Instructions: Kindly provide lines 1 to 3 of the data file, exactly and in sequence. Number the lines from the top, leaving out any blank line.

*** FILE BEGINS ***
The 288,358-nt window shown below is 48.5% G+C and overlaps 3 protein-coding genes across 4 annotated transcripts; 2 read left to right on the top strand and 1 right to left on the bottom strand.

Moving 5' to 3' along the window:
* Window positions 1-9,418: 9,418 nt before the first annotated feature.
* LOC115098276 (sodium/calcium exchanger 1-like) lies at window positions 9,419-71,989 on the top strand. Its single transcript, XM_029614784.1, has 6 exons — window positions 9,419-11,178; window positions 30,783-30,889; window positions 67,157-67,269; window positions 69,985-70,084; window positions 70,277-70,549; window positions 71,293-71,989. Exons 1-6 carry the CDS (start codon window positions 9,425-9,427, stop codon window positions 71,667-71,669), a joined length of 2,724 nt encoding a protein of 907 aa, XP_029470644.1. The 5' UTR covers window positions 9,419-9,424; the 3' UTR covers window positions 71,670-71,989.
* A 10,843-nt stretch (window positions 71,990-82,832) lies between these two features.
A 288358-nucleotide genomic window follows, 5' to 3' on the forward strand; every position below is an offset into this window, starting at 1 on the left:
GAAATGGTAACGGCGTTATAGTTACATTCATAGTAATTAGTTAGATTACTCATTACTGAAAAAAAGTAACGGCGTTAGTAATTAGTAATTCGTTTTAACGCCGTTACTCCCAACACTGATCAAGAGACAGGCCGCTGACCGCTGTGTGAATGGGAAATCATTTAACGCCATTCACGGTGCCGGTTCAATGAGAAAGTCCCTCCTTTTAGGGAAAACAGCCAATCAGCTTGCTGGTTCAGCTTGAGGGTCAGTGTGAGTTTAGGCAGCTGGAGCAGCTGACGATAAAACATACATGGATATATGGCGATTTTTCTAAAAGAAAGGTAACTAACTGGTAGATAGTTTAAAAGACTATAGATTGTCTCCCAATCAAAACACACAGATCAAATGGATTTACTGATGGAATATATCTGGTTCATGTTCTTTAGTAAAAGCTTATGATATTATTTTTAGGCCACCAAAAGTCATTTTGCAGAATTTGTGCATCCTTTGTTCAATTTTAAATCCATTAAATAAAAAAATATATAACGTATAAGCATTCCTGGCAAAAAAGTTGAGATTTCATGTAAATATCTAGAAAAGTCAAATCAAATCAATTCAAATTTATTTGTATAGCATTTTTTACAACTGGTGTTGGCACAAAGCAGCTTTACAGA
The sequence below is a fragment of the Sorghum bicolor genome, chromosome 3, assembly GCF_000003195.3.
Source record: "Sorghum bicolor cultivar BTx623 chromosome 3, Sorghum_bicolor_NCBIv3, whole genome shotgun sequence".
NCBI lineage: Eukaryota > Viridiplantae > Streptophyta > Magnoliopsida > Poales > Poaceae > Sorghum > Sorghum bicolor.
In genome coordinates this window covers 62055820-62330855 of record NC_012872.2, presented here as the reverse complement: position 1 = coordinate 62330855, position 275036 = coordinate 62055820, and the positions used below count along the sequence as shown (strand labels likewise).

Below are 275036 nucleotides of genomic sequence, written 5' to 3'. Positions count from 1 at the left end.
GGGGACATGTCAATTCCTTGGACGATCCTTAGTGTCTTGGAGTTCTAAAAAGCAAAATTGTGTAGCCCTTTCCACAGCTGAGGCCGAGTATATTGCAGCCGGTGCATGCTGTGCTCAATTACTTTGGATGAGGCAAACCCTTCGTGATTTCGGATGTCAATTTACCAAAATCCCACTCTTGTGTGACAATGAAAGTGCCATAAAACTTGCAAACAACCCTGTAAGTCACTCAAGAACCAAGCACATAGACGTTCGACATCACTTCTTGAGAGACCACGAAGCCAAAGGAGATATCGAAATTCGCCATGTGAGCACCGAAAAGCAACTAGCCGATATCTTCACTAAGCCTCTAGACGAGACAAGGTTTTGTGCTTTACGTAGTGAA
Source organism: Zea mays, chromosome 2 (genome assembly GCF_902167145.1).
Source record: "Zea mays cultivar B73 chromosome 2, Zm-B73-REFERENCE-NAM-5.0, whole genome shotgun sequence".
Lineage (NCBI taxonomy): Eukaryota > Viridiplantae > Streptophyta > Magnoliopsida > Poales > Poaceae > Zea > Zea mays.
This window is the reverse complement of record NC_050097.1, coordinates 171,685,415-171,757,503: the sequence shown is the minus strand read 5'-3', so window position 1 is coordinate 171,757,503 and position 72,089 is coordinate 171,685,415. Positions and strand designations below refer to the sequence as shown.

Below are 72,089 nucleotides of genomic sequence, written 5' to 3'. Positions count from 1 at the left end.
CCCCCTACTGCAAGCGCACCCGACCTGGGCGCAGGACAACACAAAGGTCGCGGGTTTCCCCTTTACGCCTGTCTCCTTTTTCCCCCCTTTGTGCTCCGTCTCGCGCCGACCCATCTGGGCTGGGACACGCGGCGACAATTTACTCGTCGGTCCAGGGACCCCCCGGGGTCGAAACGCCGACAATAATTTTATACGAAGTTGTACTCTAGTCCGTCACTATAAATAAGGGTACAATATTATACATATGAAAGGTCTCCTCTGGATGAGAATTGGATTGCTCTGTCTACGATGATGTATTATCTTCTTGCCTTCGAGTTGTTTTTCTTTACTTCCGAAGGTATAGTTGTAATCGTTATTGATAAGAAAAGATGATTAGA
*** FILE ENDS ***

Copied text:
The 288,358-nt window shown below is 48.5% G+C and overlaps 3 protein-coding genes across 4 annotated transcripts; 2 read left to right on the top strand and 1 right to left on the bottom strand.

Moving 5' to 3' along the window:
* Window positions 1-9,418: 9,418 nt before the first annotated feature.